Friday, 01 May 2020
It’s a holiday today, but you would be forgiven for forgetting that fact given the circumstances. Once the long weekend is over, however, we will all be facing a potentially different Belgium as the country begins to plan an exit.
Belgian PM Sophie Wilmès has already faced criticism for the approach to exiting the lockdown, with calls that the focus is on economic rather than social. This is perhaps most evident in the fact that you could arguably see your friends or family while buying clothes long before you see them in a more controlled environment like a home.
As we approach a new normal, or a phasing to a new normal, let’s take a look at the news from today. Airlines told to refund cancelled flights, communes begin new measures to adapt to the lockdown lifting, and the latest figures (even though there wasn’t a press conference today).
With so much information, and so little time to catch up before it potentially changes again, here are some of the top stories from around the country to get you up to speed.
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513 additional people have tested positive for the new coronavirus (Covid-19) in Belgium in the last 24 hours, according to figures by the Federal Public Health Service on Friday.
This brings the total number of cases in Belgium, since the beginning of the pandemic, to 49,032. The total reflects all people in Belgium who have been infected, and includes confirmed active cases as well as patients who have since recovered, or died from the consequences of the virus.
329 of the newly-infected people live in Flanders, 146 live in Wallonia, and 36 live in Brussels. The FPS does not yet have further information on the place of residence of 2 other people. Read more.
As the coronavirus crisis has seen many flights and travel plans cancelled – and several airlines are keen to offer vouchers instead of refunds – one question stands out: can you get your money back?
In normal circumstances, European law determines that the consumer has a right to choose between a refund within seven days and an alternative flight. “Of course, the legislation was not written with such a pandemic in mind. This is a very exceptional situation for everyone,” Simon November, a spokesperson for consumer organisation Test-Achats explained. Read more.
Belgian Prime Minister Sophie Wilmès has faced criticism for her communication about the coronavirus crisis, specifically regarding the National Security Council’s press conference on Friday.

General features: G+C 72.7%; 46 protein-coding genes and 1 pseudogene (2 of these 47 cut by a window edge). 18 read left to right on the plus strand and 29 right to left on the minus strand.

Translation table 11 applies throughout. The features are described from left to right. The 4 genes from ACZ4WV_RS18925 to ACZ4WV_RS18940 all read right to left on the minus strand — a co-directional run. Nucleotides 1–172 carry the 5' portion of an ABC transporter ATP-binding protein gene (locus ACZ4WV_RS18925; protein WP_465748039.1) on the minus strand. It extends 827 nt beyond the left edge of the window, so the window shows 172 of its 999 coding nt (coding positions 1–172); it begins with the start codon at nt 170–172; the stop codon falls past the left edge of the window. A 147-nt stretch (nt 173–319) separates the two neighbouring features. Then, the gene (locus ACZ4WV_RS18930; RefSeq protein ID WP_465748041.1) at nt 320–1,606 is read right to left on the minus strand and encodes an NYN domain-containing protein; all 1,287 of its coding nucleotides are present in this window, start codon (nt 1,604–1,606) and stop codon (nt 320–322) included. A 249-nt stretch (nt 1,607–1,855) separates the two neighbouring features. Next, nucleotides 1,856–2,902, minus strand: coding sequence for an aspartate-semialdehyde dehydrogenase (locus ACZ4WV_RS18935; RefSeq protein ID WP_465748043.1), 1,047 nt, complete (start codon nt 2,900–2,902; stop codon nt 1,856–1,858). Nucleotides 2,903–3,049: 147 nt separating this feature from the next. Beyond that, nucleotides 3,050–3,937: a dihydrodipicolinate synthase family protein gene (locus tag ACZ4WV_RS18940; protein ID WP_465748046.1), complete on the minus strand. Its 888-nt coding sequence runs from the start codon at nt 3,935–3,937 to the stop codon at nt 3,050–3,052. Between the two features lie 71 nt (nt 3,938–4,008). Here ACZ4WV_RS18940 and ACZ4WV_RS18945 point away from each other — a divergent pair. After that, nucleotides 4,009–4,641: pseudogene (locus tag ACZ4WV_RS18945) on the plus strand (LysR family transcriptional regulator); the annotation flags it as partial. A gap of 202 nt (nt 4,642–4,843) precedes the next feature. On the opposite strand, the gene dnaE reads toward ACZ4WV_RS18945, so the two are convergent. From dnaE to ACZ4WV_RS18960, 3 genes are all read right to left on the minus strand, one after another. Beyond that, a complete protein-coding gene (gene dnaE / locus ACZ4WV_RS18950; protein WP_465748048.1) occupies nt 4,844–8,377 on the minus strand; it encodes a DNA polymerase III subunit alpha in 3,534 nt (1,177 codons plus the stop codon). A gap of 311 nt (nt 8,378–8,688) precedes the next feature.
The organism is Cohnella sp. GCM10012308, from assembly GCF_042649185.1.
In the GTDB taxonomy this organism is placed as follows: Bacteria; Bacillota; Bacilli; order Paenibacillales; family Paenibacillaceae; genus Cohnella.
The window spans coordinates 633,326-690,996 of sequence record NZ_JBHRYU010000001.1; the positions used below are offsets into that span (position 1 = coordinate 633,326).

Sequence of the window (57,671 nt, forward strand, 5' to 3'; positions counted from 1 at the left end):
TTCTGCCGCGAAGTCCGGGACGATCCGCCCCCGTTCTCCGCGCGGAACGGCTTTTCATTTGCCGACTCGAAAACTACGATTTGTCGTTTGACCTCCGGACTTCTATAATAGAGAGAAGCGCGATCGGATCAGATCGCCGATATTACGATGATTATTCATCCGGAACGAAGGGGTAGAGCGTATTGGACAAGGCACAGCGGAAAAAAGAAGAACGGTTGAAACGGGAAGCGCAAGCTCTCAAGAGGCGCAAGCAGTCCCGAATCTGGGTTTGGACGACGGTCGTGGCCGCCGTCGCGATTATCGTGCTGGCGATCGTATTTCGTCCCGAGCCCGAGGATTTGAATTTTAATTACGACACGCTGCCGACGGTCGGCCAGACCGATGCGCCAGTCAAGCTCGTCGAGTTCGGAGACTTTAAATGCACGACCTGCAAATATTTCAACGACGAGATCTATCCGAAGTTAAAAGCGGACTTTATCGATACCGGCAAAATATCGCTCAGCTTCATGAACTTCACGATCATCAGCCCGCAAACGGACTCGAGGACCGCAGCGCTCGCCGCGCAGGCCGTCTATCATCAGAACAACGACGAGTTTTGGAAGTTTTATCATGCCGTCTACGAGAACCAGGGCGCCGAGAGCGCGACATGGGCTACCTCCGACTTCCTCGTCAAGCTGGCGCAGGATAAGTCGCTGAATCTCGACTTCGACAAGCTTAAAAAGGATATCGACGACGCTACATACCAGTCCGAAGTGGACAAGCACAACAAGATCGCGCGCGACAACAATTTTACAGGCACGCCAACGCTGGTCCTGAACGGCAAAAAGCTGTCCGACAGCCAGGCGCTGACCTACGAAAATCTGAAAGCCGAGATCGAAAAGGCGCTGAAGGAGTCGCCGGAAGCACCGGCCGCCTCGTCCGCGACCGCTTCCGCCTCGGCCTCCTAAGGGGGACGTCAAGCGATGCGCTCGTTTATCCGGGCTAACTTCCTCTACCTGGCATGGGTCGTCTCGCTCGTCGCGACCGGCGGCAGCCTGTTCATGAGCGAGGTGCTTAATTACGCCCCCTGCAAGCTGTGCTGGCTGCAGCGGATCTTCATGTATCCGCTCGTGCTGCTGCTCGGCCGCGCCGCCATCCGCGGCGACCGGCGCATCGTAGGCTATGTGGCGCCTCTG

The criticism mainly centred around the late starting hour of the press conference on Friday evening, the many details, and the complicated presentation, according to the different political parties in the Chamber.
Additionally, the exit plan focused too much on the economy and too little on the lack of social contacts due to the lockdown, they said. “We will see our boss before we see our family, and safety will not be guaranteed in the workplace,” said Raoul Hedebouw of the far-left PVDA/PTB party. Read more.
Wolves will be given the highest degree of protection in Flanders, which means that killing one deliberately can be punished by fines up to €500,000, according to a preliminary draft decree.
The intentional killing of a wolf can also be punished with a prison sentence of up to five years. Initially, the maximum fine was €250,000, which rises to €500,000 because of the highest protection level, to which additional surcharges can still be added. Read more.
The Brussels municipality of Molenbeek-Saint-Jean will implement a maximum speed of 20 km/h on major roads as a result of the coronavirus, a measure which will take effect from 11 May.
Additionally, the municipality will also ask the Brussels Region to implement the 20 km/h speed limit on regional roads, such as the Quai du Hainaut, the Quai des Charbonnages and the Quai de Mariemont, from Sainctelette to Delacroix, as well as part of the Chaussée de Gand. Read more.
Paediatricians have confirmed that it is safe for children to go back to school from 15 May, the Federal Public Health Service said during the coronavirus press briefing on Thursday.
“In our opinion, the disadvantages associated with extended quarantine do not outweigh the advantages of restarting school. Education is a basic right of every child and school plays a key role in this”.
Flanders will likely reach its 2020 climate goals, but not thanks to its policy, the Flemish environmental organisation Bond Beter Leefmilieu (BBL) warned on Thursday.
“The good news is that Flemish CO2 emissions have fallen sharply in recent months. The bad news is that this is not due to a strong climate policy, but to the coronavirus crisis,” according to BBL.
People are staying at home and driving less, “but it goes without saying that this is not a structural solution for the climate.” Read more.
The Brussels Times